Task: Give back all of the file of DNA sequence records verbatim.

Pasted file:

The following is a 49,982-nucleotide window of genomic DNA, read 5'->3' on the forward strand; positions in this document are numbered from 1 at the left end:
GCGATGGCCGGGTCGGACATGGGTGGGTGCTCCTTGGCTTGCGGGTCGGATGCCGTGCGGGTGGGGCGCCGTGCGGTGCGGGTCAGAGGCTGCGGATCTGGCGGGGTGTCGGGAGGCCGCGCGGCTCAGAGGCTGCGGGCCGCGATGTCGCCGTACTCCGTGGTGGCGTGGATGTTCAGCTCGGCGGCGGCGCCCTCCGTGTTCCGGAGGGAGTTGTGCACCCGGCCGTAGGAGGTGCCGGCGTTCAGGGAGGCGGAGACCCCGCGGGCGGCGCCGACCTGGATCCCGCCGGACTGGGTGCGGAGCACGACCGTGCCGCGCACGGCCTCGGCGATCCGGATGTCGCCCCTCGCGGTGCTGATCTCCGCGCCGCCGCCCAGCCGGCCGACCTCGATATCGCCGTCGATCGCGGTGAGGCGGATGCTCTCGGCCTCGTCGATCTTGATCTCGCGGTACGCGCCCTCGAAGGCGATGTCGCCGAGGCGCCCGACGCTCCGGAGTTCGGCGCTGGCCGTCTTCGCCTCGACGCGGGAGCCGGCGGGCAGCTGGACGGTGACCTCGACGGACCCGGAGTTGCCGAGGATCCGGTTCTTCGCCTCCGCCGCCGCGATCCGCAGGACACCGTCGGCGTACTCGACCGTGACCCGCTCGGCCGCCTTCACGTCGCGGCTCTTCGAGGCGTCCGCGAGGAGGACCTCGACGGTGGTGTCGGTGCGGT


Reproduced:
The following is a 49,982-nucleotide window of genomic DNA, read 5'->3' on the forward strand; positions in this document are numbered from 1 at the left end:
GCGATGGCCGGGTCGGACATGGGTGGGTGCTCCTTGGCTTGCGGGTCGGATGCCGTGCGGGTGGGGCGCCGTGCGGTGCGGGTCAGAGGCTGCGGATCTGGCGGGGTGTCGGGAGGCCGCGCGGCTCAGAGGCTGCGGGCCGCGATGTCGCCGTACTCCGTGGTGGCGTGGATGTTCAGCTCGGCGGCGGCGCCCTCCGTGTTCCGGAGGGAGTTGTGCACCCGGCCGTAGGAGGTGCCGGCGTTCAGGGAGGCGGAGACCCCGCGGGCGGCGCCGACCTGGATCCCGCCGGACTGGGTGCGGAGCACGACCGTGCCGCGCACGGCCTCGGCGATCCGGATGTCGCCCCTCGCGGTGCTGATCTCCGCGCCGCCGCCCAGCCGGCCGACCTCGATATCGCCGTCGATCGCGGTGAGGCGGATGCTCTCGGCCTCGTCGATCTTGATCTCGCGGTACGCGCCCTCGAAGGCGATGTCGCCGAGGCGCCCGACGCTCCGGAGTTCGGCGCTGGCCGTCTTCGCCTCGACGCGGGAGCCGGCGGGCAGCTGGACGGTGACCTCGACGGACCCGGAGTTGCCGAGGATCCGGTTCTTCGCCTCCGCCGCCGCGATCCGCAGGACACCGTCGGCGTACTCGACCGTGACCCGCTCGGCCGCCTTCACGTCGCGGCTCTTCGAGGCGTCCGCGAGGAGGACCTCGACGGTGGTGTCGGTGCGGT